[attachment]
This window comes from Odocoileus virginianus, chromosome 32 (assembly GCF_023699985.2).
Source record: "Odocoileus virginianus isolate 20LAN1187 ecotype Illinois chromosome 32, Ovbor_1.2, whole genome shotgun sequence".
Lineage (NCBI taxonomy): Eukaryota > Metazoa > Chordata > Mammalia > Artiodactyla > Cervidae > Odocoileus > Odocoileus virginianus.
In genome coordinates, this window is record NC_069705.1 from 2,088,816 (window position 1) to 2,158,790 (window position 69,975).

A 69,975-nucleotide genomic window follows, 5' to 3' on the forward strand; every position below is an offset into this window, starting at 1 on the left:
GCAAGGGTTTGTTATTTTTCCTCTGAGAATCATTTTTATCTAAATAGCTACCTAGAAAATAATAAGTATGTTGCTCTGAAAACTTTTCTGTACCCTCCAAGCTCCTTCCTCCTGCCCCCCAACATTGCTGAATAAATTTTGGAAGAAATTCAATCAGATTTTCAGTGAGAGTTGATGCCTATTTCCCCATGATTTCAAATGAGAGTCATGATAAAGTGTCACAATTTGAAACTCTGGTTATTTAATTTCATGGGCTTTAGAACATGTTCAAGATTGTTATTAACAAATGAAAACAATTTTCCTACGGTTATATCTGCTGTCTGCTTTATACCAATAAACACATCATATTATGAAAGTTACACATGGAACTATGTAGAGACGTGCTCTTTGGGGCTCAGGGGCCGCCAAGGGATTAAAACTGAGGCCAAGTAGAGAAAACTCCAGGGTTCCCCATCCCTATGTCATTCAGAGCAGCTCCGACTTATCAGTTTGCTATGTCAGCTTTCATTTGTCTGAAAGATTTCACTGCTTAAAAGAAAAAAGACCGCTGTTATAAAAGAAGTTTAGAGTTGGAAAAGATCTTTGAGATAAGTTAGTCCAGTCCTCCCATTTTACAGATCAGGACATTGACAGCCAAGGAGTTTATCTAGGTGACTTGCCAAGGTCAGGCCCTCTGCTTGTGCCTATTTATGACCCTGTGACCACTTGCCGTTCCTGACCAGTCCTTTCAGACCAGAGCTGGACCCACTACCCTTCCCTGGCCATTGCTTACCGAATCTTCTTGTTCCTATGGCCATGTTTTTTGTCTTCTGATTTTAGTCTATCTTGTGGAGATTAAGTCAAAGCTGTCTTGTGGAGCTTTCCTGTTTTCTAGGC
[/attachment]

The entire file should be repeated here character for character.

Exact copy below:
This window comes from Odocoileus virginianus, chromosome 32 (assembly GCF_023699985.2).
Source record: "Odocoileus virginianus isolate 20LAN1187 ecotype Illinois chromosome 32, Ovbor_1.2, whole genome shotgun sequence".
Lineage (NCBI taxonomy): Eukaryota > Metazoa > Chordata > Mammalia > Artiodactyla > Cervidae > Odocoileus > Odocoileus virginianus.
In genome coordinates, this window is record NC_069705.1 from 2,088,816 (window position 1) to 2,158,790 (window position 69,975).

A 69,975-nucleotide genomic window follows, 5' to 3' on the forward strand; every position below is an offset into this window, starting at 1 on the left:
GCAAGGGTTTGTTATTTTTCCTCTGAGAATCATTTTTATCTAAATAGCTACCTAGAAAATAATAAGTATGTTGCTCTGAAAACTTTTCTGTACCCTCCAAGCTCCTTCCTCCTGCCCCCCAACATTGCTGAATAAATTTTGGAAGAAATTCAATCAGATTTTCAGTGAGAGTTGATGCCTATTTCCCCATGATTTCAAATGAGAGTCATGATAAAGTGTCACAATTTGAAACTCTGGTTATTTAATTTCATGGGCTTTAGAACATGTTCAAGATTGTTATTAACAAATGAAAACAATTTTCCTACGGTTATATCTGCTGTCTGCTTTATACCAATAAACACATCATATTATGAAAGTTACACATGGAACTATGTAGAGACGTGCTCTTTGGGGCTCAGGGGCCGCCAAGGGATTAAAACTGAGGCCAAGTAGAGAAAACTCCAGGGTTCCCCATCCCTATGTCATTCAGAGCAGCTCCGACTTATCAGTTTGCTATGTCAGCTTTCATTTGTCTGAAAGATTTCACTGCTTAAAAGAAAAAAGACCGCTGTTATAAAAGAAGTTTAGAGTTGGAAAAGATCTTTGAGATAAGTTAGTCCAGTCCTCCCATTTTACAGATCAGGACATTGACAGCCAAGGAGTTTATCTAGGTGACTTGCCAAGGTCAGGCCCTCTGCTTGTGCCTATTTATGACCCTGTGACCACTTGCCGTTCCTGACCAGTCCTTTCAGACCAGAGCTGGACCCACTACCCTTCCCTGGCCATTGCTTACCGAATCTTCTTGTTCCTATGGCCATGTTTTTTGTCTTCTGATTTTAGTCTATCTTGTGGAGATTAAGTCAAAGCTGTCTTGTGGAGCTTTCCTGTTTTCTAGGC